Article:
The MISHA project: from homelessness to sustained housing 2010-2013

25 Aug 2014

Michael’s Intensive Supported Housing Accord (MISHA) was a philanthropically funded initiative that provided long-term stable accommodation while supporting the men to build the lives they would like to live.

The MISHA Project used a Housing First approach, which is about providing homeless people with immediate access to long-term, sustainable accommodation, rather than an initial stop-gap stay in a homeless shelter.

Unlike other programs that seek to address issues such as alcohol and drug abuse or mental health problems prior to placing participants in housing, this approach provides secure long-term housing as the very first step. Once a person has the foundation of a home they then receive intensive support to address their issues and maintain their tenancy.

Based in Parramatta, MISHA followed on from The Michael Project – a three-year initiative that aimed to improve the social inclusion of homeless men through intensive case management and wrap-around support services.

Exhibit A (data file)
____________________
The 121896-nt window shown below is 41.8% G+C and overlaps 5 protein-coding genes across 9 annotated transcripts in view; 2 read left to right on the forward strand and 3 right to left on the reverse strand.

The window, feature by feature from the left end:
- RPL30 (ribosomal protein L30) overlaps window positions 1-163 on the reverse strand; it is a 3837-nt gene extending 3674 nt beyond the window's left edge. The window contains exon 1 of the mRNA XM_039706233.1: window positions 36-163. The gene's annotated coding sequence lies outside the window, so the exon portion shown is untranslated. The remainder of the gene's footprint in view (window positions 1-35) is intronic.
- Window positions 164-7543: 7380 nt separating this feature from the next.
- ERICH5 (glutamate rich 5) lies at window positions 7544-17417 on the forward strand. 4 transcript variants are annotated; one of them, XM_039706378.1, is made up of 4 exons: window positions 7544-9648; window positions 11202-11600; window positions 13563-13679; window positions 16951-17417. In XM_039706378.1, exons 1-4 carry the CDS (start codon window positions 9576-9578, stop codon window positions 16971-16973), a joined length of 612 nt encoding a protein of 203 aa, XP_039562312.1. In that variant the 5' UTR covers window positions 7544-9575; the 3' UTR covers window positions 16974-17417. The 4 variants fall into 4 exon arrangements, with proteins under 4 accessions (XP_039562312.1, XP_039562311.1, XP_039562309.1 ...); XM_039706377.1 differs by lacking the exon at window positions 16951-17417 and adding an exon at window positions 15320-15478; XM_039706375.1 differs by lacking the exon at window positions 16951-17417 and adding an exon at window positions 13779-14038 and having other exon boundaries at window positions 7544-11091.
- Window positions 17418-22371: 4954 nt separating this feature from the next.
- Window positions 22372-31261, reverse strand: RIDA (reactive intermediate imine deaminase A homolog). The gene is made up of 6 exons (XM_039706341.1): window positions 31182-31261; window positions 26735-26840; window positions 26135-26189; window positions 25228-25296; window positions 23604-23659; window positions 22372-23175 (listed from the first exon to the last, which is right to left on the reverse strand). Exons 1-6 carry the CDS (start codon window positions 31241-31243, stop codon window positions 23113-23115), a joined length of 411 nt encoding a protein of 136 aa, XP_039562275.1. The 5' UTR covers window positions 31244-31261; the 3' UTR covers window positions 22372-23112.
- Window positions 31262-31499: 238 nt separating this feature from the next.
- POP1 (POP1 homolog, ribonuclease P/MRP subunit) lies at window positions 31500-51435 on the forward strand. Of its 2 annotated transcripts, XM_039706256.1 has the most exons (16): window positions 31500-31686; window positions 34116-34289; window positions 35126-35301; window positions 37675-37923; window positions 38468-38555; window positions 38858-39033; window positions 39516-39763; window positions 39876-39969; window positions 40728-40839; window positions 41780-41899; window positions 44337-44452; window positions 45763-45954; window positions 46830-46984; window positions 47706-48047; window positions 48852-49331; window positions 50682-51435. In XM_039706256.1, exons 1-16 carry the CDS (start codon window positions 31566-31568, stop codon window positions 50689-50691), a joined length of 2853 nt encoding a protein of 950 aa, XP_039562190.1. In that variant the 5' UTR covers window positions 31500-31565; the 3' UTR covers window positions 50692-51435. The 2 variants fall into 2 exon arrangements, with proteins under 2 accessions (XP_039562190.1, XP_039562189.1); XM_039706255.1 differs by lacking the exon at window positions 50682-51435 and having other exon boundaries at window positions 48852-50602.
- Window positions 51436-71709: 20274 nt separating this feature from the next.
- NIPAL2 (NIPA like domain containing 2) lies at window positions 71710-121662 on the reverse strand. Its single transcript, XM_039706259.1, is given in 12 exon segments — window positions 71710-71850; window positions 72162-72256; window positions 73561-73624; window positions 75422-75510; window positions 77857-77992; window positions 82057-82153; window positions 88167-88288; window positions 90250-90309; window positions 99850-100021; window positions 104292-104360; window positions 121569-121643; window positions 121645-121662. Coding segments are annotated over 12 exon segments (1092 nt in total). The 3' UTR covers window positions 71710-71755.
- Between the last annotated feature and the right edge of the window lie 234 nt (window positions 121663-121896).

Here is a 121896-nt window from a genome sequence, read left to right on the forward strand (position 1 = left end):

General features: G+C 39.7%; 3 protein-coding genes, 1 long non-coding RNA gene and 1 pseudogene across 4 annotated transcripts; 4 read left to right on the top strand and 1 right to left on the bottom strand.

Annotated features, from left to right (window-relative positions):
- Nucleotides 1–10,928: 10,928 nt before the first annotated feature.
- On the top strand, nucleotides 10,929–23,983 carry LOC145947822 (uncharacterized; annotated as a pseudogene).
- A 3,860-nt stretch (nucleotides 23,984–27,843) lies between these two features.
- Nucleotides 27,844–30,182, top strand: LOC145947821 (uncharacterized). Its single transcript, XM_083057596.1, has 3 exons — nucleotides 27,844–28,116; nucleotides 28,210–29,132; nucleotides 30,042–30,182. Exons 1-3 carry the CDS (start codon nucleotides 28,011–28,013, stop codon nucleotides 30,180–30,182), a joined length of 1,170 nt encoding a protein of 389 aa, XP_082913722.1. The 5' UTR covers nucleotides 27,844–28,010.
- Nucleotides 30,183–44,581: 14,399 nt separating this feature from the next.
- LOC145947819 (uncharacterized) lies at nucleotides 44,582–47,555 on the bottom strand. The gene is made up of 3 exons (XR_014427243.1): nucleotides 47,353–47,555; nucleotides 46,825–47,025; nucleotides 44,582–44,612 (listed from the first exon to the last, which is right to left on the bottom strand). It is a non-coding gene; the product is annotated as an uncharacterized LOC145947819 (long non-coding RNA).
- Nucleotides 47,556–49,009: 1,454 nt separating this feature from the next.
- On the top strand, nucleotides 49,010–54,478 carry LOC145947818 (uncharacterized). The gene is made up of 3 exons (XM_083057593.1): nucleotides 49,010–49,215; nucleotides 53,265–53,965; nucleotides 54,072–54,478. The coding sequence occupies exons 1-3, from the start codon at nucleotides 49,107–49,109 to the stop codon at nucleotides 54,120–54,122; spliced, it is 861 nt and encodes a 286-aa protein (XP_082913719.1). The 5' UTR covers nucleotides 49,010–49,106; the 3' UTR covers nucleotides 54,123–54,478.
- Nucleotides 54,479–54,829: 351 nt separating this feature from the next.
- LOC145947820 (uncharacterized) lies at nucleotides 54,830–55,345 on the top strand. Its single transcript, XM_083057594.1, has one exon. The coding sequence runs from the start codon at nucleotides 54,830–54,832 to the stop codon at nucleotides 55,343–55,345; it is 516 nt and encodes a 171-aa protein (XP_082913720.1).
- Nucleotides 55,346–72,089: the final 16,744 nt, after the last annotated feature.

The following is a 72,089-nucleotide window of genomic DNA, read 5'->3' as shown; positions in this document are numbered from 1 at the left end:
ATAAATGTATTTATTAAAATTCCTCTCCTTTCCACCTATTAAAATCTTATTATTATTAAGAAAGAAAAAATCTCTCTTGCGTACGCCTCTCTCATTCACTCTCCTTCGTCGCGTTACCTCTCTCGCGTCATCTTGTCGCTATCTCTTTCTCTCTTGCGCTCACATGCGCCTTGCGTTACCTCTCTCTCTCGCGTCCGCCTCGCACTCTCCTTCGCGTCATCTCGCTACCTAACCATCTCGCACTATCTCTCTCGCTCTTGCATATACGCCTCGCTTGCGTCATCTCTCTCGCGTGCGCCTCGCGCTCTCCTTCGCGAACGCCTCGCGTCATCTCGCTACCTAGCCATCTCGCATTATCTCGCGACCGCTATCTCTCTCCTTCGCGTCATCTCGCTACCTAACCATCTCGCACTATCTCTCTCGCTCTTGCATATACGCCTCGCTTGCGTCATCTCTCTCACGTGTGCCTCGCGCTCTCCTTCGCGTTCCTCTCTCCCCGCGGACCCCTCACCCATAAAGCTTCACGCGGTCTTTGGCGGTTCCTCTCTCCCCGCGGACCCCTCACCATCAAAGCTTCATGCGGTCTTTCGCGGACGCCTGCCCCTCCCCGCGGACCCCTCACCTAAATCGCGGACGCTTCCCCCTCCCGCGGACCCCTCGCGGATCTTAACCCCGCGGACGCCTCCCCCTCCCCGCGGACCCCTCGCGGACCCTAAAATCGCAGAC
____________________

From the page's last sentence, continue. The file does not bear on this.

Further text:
Case workers played a crucial role helping clients sustain tenancies through:

  • Educating clients about their responsibilities as a tenant
  • Advocating on behalf of clients to address tenancy issues
  • Acting as an intermediary to facilitate communication between the client and social housing provider
  • Assisting clients to work through their substance use and other mental health problems.

The critical elements of the MISHA model that contributed to its effectiveness are:

  • Good quality and permanent housing
  • Dedicated staff
  • A focus on building self-reliance and independence
  • A committed relationship with the housing providers
  • Brokered or supported services to a full range of health and ancillary services
  • Opportunities to socialise.

It is hoped that the research commissioned to evaluate the MISHA service model will make a significant contribution to the evidence base and inform government policy in the housing and homelessness fields.

The research study was led by Paul Flatau from the University of Western Australia and included Kaylene Zaretzky of the University of Western Australia, Elizabeth Conroy, Marina Athanassios and Marlee Bower of the University of Western Sydney, and Lucy Burns and Tony Eardley of the University of New South Wales. 

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